The following article was published in the Lethbridge Herald on March 26, 2014.
During the last couple of years, the Lethbridge Herald has offered local superintendents an opportunity to write a weekly column on education. Each of us has written about our own local initiatives, as well as the changing face of education. This consistent communication is important, as a lack of information allows for misconceptions around the direction of education in Alberta. Last week, the Minister of Education provided a letter to all parents to further clarify this direction and calm some unfounded fears.
Although there is much innovation in the system currently occurring, the work on the curriculum is seemingly causing the most consternation. The first erroneous myth to spread like wildfire is that literacy and numeracy will no longer be a focus in this new education system. Nothing could be more contrary as literacy and numeracy are fundamental in curriculum redesign and need to be further embedded in all subjects. The mastery of basic skills in both of these areas is foundational for student success in future years.
While excellent teaching in the classroom will be the most important factor to impact student learning, a robust, challenging and practical curriculum must also be present. For years both teachers and students have articulated that there is an overload (1400+) of curricular outcomes. It is unfathomable for teachers to teach with any great depth or students to have any rich experiences with that number of outcomes. Consequently, one of the major roles of the re-design process is to thin the curriculum to ensure that teachers and students can delve into the subject area more thoroughly. Simply “covering” the curriculum is insufficient and needs to be replaced with the teaching and learning of essential outcomes- those that a student “needs to know” as opposed to “nice to know.”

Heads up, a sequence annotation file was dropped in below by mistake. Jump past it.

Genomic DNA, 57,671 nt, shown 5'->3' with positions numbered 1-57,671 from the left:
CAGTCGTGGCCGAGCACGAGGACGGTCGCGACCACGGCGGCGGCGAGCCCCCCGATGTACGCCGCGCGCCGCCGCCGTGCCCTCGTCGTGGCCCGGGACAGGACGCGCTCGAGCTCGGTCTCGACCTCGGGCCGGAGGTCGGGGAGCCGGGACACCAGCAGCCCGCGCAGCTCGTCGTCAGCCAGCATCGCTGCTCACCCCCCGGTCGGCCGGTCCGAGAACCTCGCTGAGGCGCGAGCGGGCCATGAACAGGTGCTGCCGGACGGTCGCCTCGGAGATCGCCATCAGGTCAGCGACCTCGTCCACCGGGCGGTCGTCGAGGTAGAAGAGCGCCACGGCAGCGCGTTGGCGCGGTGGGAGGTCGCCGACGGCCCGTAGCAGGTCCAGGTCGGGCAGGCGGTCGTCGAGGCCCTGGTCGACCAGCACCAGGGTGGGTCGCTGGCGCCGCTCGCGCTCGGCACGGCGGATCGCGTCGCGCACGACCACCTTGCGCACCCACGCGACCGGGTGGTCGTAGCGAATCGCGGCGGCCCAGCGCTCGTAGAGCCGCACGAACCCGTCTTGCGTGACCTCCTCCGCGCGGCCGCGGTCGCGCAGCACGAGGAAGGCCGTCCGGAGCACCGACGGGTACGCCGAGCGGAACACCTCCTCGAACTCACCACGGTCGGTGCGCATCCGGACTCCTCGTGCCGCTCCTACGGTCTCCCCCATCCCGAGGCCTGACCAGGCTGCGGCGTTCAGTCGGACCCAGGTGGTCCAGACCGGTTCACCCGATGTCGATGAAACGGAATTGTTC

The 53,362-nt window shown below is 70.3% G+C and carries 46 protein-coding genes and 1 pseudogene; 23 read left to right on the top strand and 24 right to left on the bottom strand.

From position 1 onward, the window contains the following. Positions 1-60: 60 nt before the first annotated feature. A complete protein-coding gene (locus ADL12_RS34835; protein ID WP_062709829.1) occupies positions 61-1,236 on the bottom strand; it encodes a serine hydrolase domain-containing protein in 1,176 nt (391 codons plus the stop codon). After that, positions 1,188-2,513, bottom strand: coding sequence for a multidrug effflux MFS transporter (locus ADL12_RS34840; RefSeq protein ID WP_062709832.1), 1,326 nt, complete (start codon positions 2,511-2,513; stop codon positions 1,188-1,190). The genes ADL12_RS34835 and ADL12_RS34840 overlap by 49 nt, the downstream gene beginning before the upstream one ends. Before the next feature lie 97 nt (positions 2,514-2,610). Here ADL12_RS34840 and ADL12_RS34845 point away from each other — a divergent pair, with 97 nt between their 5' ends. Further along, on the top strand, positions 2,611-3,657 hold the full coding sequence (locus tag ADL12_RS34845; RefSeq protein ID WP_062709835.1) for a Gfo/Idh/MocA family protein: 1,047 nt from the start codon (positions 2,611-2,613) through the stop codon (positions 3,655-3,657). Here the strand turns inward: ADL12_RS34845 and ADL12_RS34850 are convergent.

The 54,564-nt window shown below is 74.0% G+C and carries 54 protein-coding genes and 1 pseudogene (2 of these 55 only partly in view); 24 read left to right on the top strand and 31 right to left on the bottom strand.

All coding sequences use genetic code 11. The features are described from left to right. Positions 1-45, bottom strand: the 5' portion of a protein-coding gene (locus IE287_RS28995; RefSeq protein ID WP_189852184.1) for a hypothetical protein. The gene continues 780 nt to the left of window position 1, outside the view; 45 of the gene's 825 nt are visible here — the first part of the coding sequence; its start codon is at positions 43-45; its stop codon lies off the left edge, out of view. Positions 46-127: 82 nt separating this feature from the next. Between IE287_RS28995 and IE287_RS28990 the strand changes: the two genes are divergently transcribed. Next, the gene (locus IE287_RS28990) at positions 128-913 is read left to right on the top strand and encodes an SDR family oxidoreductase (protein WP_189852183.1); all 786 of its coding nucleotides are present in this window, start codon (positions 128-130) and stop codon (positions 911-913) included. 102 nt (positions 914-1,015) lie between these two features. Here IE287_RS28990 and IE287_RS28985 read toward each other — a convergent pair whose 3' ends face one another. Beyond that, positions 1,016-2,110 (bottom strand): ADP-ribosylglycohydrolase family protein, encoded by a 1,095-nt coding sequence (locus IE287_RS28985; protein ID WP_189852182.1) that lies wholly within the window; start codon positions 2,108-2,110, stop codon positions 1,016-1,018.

Furthermore, subject areas must be taught, like in real life, as inter-related. Cross curricular outcomes will enhance subject specific disciplines and raise the level of student engagement. Language arts and social, math and science and health, wellness and fine arts must be seamlessly woven into the day to day classroom. Engaged students, learning relevant and practical curriculum stay in school. With 1 in 5 students not completing high school within five years in Alberta and a cost to Canadian society of $37 million annually (Hankivsky, 2008), it is fairly understandable why curriculum redesign with a focus on student engagement needs to be a priority.
The education system must adjust to address the growing needs of our society. Students need to be more creators of information as opposed to consumers. They must be able to communicate effectively both with and without the use of technology. Curriculum must unleash opportunities for students to work alone to build resiliency, as well as in groups to master collaboration skills. And finally, students must become problem solvers and critical thinkers. Curriculum redesign is just part of the vision of Inspiring Education, a vision that will lead students to become, “Engaged Thinkers, Ethical Citizens, with an Entrepreneurial Spirit.”